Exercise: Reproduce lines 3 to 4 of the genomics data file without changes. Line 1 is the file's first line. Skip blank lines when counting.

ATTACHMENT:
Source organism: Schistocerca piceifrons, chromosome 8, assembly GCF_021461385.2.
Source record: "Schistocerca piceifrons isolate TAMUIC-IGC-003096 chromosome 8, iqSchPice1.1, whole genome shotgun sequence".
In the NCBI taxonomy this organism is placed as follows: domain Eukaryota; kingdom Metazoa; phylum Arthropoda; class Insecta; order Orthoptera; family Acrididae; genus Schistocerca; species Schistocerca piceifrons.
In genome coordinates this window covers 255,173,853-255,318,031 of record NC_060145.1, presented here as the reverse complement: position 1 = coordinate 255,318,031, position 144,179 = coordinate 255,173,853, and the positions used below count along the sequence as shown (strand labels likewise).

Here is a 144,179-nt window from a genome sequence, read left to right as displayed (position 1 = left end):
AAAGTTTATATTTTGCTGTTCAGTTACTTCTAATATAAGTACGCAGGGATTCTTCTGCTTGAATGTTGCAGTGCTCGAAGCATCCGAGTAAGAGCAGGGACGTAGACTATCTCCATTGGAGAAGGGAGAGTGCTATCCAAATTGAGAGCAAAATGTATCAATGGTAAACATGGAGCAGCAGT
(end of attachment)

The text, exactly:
In the NCBI taxonomy this organism is placed as follows: domain Eukaryota; kingdom Metazoa; phylum Arthropoda; class Insecta; order Orthoptera; family Acrididae; genus Schistocerca; species Schistocerca piceifrons.
In genome coordinates this window covers 255,173,853-255,318,031 of record NC_060145.1, presented here as the reverse complement: position 1 = coordinate 255,318,031, position 144,179 = coordinate 255,173,853, and the positions used below count along the sequence as shown (strand labels likewise).